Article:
All people with bipolar have the same symptoms, but what differs is the intensity and the duration of those symptoms. Some people have less-intense bipolar and go long periods between mood swings. I am not one of these people! It really is a spectrum. Without my management plan, I continually cycle between psychotic, suicida1 depression, paranoia, mania, irritation, and overall melancholy. I am also plagued by OCD if my work is too stressful.
I have taught myself to manage all of these symptoms, but they are still there, waiting to take over my life. I can feel the symptoms simmering in my brain. The plan I teach in Take Charge of Bipolar Disorder is a lot of work, but it really works! It keeps my symptoms at bay. When they are triggered, as they often are, I am ready to meet them with my management skills. It’s no different than someone with diabetes who uses diet, stress management, and an insulin pump to stay healthy.
Few people with bipolar disorder are asymptomatic. Most of us deal with regular mood swings, some more than others. Bipolar can be managed, but it never goes away. There is no “recovery” from bipolar disorder. Just as there is no “recovery” from insulin-dependent type 1 diabetes. There is management, and there is definitely hope for a better life, but this is an illness of the brain that we have had from birth. It doesn’t simply go away one day.
I am very aware that my brain isn’t an easy brain. It’s a very difficult brain to manage. I can tell you that daily management gives me a very full life. I have far more good days than bad days now. Thank you for your question.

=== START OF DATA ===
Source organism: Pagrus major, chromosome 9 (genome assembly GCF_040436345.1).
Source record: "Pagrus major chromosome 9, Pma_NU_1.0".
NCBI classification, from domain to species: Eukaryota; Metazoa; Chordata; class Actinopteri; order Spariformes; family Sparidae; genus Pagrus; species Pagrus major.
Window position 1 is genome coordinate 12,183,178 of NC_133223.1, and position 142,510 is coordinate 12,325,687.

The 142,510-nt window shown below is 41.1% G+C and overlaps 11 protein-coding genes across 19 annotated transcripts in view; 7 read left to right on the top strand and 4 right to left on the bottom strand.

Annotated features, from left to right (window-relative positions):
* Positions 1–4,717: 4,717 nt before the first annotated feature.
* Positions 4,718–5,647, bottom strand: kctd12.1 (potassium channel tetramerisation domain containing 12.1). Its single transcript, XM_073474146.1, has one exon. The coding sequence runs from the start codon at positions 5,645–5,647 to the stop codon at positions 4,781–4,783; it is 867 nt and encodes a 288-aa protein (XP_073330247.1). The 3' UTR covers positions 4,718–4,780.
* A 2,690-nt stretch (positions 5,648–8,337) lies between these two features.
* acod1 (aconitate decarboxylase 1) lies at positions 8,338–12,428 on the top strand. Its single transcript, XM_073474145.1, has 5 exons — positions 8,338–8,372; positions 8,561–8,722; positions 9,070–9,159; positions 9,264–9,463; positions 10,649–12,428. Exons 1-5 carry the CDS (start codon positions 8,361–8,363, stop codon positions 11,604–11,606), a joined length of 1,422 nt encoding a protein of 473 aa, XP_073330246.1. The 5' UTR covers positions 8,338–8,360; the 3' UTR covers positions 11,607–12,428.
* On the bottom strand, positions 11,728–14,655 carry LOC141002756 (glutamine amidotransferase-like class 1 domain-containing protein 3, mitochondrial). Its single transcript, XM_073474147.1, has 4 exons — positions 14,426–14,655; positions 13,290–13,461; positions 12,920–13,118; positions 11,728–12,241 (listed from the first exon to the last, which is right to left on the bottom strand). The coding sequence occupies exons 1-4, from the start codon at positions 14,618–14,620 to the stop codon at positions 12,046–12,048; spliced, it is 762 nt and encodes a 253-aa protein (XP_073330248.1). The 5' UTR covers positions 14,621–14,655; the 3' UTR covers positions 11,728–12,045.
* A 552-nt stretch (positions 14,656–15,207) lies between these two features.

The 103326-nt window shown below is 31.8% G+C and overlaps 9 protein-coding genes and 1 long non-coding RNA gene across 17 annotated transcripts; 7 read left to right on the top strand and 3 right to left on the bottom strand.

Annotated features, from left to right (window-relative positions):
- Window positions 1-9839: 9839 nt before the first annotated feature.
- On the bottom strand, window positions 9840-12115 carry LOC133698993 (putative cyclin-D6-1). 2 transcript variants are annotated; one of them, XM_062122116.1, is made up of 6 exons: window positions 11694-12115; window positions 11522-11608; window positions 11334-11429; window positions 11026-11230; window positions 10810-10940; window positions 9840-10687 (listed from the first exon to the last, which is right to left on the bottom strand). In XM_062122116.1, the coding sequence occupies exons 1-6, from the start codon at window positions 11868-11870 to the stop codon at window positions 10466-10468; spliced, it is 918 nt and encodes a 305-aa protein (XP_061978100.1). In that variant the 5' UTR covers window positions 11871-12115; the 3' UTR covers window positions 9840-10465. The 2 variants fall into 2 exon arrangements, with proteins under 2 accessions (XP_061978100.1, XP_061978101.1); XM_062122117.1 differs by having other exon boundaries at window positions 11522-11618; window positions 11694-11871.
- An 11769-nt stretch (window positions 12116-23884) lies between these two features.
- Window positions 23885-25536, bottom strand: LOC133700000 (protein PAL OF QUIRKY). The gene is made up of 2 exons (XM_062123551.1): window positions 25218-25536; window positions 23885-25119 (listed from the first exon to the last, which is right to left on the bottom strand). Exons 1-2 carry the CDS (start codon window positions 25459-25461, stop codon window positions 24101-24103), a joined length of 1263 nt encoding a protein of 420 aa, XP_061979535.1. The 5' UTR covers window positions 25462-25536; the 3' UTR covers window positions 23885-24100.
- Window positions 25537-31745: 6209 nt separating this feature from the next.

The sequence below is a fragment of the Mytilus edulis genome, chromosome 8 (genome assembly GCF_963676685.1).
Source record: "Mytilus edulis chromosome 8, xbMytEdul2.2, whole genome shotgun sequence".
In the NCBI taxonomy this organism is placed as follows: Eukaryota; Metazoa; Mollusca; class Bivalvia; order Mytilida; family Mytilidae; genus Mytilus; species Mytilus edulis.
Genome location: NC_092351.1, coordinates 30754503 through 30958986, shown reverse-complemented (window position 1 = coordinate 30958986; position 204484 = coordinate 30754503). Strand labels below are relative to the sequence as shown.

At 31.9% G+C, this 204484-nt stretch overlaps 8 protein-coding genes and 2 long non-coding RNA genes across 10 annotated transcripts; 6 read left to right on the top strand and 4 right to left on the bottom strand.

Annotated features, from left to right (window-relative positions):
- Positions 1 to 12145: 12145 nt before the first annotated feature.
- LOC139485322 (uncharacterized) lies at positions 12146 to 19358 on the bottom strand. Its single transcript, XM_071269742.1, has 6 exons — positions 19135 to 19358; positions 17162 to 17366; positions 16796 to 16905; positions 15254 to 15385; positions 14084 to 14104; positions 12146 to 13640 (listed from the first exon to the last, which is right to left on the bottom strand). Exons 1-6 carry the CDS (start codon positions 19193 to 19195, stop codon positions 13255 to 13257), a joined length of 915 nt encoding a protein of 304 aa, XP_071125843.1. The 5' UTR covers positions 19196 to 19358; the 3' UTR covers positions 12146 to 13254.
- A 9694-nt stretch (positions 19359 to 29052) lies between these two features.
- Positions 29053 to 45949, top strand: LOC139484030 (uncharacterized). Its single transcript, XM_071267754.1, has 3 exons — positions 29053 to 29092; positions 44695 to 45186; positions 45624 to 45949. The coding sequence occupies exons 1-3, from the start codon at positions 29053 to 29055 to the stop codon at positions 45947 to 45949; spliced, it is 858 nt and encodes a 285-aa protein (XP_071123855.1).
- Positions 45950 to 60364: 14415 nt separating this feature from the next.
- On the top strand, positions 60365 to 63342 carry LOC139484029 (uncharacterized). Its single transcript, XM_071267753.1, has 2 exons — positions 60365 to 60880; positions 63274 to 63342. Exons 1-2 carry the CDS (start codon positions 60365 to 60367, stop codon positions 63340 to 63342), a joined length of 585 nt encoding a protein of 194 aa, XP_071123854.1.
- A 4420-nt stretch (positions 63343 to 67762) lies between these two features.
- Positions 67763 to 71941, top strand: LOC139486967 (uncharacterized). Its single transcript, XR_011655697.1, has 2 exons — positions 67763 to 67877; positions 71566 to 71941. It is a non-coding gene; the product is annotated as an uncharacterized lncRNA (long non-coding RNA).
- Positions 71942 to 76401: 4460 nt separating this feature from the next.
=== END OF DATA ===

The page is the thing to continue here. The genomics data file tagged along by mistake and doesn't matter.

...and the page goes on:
Final Thoughts on “Recovery,” Management, & Bipolar
Maybe we are scared to hear that bipolar isn’t something that we—or those we love with bipolar—can recover from at this time. One day, there will be genetic help, and we will be able to end this illness. I believe this with all of my heart. For now, the goal is to manage the illness in a way that allows for fewer mood swings, in terms of duration and intensity. This is our success.
If you or someone you care about struggles to manage bipolar, this is normal. It’s why you’re on a website devoted to bipolar disorder management! You aren’t weak if you can’t “recover” from bipolar. The goal is to have a plan that is stronger than the mood swings. This is possible. I am not a negative person. I am an optimist. It’s amazing that we can use a plan to manage our mood swings. Recovery is simply a different topic. For us, I believe it’s all about management and focusing on reducing the intensity of mood swings and making sure they are shorter and shorter each time.
Julie A. Fast is the author of the bestselling mental health books Take Charge of Bipolar Disorder, Loving Someone with Bipolar Disorder: Understanding and Helping Your Partner, Getting It Done When You’re Depressed, OMG, That’s Me! (vol. 2), and The Health Cards Treatment System for Bipolar Disorder. She is a longtime bp Magazine writer and the top blog contributor, with over 5 million blog views. Julie is also a researcher and educator who focuses on bipolar disorder prevention and ways to recognize mood swings from the beginning—before they go too far and take over a person’s life. She works as a parent and partner coach and regularly trains health care professionals, including psychiatric residents, pharmacists, general practitioners, therapists, and social workers, on bipolar disorder and psychotic disorder management. She has a Facebook group for parents, The Stable Table, and for partners, The Stable Bed. Julie is the recipient of the Mental Health America excellence in journalism award and was the original consultant for Claire Danes’s character on the TV show Homeland. Julie had the first bipolar disorder blog and was instrumental in teaching the world about bipolar disorder triggers, the importance of circadian rhythm sleep, and the physical signs of bipolar disorder, such as recognizing mania in the eyes. Julie lives with bipolar disorder, a psychotic disorder, anxiety, and ADD.